Chris Dollar: Rod and Reef Slam Celebrates the Importance of Oyster Reefs

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The weather has cleared and the rockfish are hungry, just in time for what organizers are calling Chesapeake’s most unique fishing tournament: the Rod and Reef Slam.

Now celebrating its fifth year, this is a fishing tournament with a twist: the anglers who win the prizes are those who catch the most different species of fish on restored oyster reefs.

This year’s tournament kicked off on Saturday and will run until October 16 and includes divisions for powerboats, kayaks and young anglers. Division winners receive prizes including gift cards, coolers, fishing gear, clothing and more.

The after-party takes place from noon to 3 p.m. on October 16 at the Chesapeake Bay Foundation headquarters in Annapolis, and includes food, drinks, live music and an awards show.

The CBF, Coastal Conservation Association Maryland, and Chesapeake Oyster Alliance are sponsoring the tournament.

“Oyster reefs play a critical role in supporting fish diversity in the Chesapeake Bay,” said Allison Colden, senior Maryland fisheries scientist for the Chesapeake Bay Foundation. “Oysters build an underwater habitat that naturally attracts bottom-dwelling creatures that game fish like to eat. Restoring oyster reefs is one way to help fish species that rely on this important habitat.

David Sikorski, executive director of the Coastal Conservation Association Maryland, added his approval, “It’s great to see what oyster restoration is doing for so many recreationally caught species in the Chesapeake Bay. The habitat built by many partners provides new habitats for species such as sheep, black bass, red drum and tautog, while creating life throughout the water column above the reefs.

From small live bottom sites in the upper bay to large-scale restoration reefs in Harris Creek and the Little Choptank River on the east coast, anglers can use the tournament’s interactive map to decide where to fish. Details and registration can be found at cbf.org.

Add two more voices to the growing chorus of Marylanders who strongly oppose plans to build a massive land-based salmon facility on the shores of one of the state’s most idyllic waterways.

In an Oct. 3 letter, the Federalsburg Mayor and City Council asked the Maryland Department of the Environment to deny the discharge permit for the fish farm proposed by Norwegian company AquaCon that, if built, would allow the discharge of 2.3 million gallons per day of “salmon tank blowdown water” into Marshyhope Creek.

A coalition of angling and boating groups, including the Mid-Shore Anglers Club and the Coastal Conservation Association, are also urging MOE to reject AquaCon’s permit application for a land-based facility, citing scientific information inadequate and the absence of a contingency plan should a catastrophic spill occur.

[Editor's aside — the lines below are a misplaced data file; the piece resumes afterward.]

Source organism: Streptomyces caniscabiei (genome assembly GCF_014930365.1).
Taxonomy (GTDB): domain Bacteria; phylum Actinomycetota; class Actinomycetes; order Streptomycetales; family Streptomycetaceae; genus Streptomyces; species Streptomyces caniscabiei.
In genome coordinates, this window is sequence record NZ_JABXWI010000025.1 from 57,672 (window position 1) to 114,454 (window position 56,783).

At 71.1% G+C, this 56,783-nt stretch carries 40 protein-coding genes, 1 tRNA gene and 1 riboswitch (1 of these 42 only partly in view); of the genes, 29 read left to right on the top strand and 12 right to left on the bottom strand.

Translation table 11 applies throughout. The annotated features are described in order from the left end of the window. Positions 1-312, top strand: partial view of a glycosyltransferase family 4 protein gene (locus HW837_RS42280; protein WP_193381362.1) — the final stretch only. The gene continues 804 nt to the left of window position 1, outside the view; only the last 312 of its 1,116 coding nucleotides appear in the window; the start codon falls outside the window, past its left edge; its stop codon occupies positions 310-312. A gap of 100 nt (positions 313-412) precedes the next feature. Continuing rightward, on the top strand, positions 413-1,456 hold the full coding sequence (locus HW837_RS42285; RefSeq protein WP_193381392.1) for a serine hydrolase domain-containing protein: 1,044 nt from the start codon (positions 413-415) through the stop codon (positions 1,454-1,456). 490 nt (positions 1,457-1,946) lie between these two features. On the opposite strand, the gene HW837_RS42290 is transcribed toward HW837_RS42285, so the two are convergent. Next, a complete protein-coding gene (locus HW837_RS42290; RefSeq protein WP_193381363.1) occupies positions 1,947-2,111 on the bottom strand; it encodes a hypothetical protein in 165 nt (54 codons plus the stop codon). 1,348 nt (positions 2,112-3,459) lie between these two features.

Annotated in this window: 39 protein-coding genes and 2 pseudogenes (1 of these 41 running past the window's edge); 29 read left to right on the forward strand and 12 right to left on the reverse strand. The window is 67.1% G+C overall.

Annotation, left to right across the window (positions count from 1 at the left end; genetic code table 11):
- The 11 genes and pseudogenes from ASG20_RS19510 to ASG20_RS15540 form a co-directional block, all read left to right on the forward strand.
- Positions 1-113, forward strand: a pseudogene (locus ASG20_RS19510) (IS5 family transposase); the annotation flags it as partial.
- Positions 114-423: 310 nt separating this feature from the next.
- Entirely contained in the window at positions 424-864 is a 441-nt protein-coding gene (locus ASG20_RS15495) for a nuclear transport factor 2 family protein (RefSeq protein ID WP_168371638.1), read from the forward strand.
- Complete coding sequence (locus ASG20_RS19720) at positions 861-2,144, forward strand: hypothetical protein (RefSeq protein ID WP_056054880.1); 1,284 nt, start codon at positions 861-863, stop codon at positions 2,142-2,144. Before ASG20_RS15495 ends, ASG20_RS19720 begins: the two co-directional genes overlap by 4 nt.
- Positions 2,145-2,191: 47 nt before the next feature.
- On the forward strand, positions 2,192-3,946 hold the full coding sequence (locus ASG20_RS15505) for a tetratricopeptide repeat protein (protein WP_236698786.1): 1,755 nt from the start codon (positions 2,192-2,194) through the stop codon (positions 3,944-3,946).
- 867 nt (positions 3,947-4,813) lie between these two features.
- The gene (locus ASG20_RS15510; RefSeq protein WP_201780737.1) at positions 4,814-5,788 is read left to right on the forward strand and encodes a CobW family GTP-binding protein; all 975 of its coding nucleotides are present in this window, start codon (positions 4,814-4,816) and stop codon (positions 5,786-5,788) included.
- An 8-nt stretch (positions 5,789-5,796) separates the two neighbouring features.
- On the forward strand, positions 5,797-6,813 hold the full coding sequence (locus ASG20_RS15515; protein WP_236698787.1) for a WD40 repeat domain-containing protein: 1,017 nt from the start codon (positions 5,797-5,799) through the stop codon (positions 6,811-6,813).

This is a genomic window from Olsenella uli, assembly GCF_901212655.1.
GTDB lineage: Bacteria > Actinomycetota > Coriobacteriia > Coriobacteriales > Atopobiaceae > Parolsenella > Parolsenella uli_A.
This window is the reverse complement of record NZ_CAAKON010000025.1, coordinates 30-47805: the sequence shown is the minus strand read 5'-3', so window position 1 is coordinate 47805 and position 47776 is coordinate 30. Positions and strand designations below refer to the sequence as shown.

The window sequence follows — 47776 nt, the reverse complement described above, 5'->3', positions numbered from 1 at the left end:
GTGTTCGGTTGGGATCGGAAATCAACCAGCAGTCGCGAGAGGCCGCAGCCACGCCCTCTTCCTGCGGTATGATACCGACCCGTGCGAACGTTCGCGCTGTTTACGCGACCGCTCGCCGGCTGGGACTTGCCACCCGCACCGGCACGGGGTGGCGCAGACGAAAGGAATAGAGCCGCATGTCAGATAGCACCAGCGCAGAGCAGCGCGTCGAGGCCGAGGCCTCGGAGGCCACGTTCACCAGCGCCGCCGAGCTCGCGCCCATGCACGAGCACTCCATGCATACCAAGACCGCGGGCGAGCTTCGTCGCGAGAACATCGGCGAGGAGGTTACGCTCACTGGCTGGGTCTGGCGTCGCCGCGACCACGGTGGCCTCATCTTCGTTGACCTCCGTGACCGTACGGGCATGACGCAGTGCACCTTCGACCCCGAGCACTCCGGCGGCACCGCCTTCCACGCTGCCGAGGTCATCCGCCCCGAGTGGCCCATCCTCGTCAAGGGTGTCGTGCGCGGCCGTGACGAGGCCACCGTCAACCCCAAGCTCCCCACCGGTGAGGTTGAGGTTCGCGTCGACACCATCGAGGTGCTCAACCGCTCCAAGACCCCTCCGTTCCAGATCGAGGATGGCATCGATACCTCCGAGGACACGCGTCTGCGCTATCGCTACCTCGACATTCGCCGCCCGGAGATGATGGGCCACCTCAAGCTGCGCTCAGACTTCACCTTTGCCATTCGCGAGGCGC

As I wrote earlier in this column, Marshyhope Creek is far too valuable for its ecological richness and the recreational fishing and boating it supports to risk it in favor of an unproven experiment.

A tributary of the Nanticoke River and an important spawning ground for striped bass, including striped bass (rockfish), the Marshyhope also has good numbers of yellow and white perch, largemouth bass and catfish.

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Equally significant is the fact that the creek is home to a growing population of endangered Atlantic Sturgeon, a restoration effort in which the Maryland Department of Natural Resources and its partners have invested significant time and money.

An industrial facility of this magnitude would likely compromise these restoration efforts.

Until October 15: Dove Season, Premier League. Fifteen birds a day.

October 9-17: Rod and Reef Slam Fishing Tournament. Anglers who catch the most different species win gift cards and prizes worth up to $300. The family tournament includes powerboat, kayak and youth divisions. Admission is $25. Register before October 1st and get a free shirt. Sponsored by CBF, Chesapeake Oyster Alliance and Coastal Conservation Association Maryland.

October 27: Celebration of Conservation, hosted by the Annapolis Chapter of the Coastal Conservation Association. The event takes place from 6 p.m. to 9:30 p.m. and tickets can be purchased at ccamd.org.

November 2: Free State Fly Fishermen. “Inshore Kayak Fishing in the Delmarva Peninsula” by Jim Delle Bovi. 7 p.m. to 9 p.m. Davidsonville Family Recreation Center. Contact Ryan Harvey at [email protected]

Send calendar listings, news and photos to [email protected].

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